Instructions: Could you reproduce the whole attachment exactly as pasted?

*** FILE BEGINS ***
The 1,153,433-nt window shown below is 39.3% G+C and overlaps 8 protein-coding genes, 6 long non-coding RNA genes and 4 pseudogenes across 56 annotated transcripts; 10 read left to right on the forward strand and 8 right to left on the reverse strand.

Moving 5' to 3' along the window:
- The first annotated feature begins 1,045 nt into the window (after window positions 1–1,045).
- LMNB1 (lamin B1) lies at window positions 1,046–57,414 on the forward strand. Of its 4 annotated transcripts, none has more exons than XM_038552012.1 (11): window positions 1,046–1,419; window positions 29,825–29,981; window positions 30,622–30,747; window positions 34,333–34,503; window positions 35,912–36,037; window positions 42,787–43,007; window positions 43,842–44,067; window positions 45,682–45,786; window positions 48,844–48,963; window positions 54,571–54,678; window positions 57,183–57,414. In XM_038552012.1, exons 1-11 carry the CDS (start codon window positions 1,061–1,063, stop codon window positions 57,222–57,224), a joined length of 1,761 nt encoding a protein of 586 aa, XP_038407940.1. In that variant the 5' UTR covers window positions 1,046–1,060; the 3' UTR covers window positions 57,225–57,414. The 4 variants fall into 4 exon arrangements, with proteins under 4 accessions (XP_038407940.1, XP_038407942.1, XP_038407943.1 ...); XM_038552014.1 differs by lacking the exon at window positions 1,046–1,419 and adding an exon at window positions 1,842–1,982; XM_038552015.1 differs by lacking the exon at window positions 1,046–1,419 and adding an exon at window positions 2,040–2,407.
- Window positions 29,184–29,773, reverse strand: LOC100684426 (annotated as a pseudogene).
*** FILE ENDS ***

The 1,153,433-nt window shown below is 39.3% G+C and overlaps 8 protein-coding genes, 6 long non-coding RNA genes and 4 pseudogenes across 56 annotated transcripts; 10 read left to right on the forward strand and 8 right to left on the reverse strand.

Moving 5' to 3' along the window:
- The first annotated feature begins 1,045 nt into the window (after window positions 1–1,045).
- LMNB1 (lamin B1) lies at window positions 1,046–57,414 on the forward strand. Of its 4 annotated transcripts, none has more exons than XM_038552012.1 (11): window positions 1,046–1,419; window positions 29,825–29,981; window positions 30,622–30,747; window positions 34,333–34,503; window positions 35,912–36,037; window positions 42,787–43,007; window positions 43,842–44,067; window positions 45,682–45,786; window positions 48,844–48,963; window positions 54,571–54,678; window positions 57,183–57,414. In XM_038552012.1, exons 1-11 carry the CDS (start codon window positions 1,061–1,063, stop codon window positions 57,222–57,224), a joined length of 1,761 nt encoding a protein of 586 aa, XP_038407940.1. In that variant the 5' UTR covers window positions 1,046–1,060; the 3' UTR covers window positions 57,225–57,414. The 4 variants fall into 4 exon arrangements, with proteins under 4 accessions (XP_038407940.1, XP_038407942.1, XP_038407943.1 ...); XM_038552014.1 differs by lacking the exon at window positions 1,046–1,419 and adding an exon at window positions 1,842–1,982; XM_038552015.1 differs by lacking the exon at window positions 1,046–1,419 and adding an exon at window positions 2,040–2,407.
- Window positions 29,184–29,773, reverse strand: LOC100684426 (annotated as a pseudogene).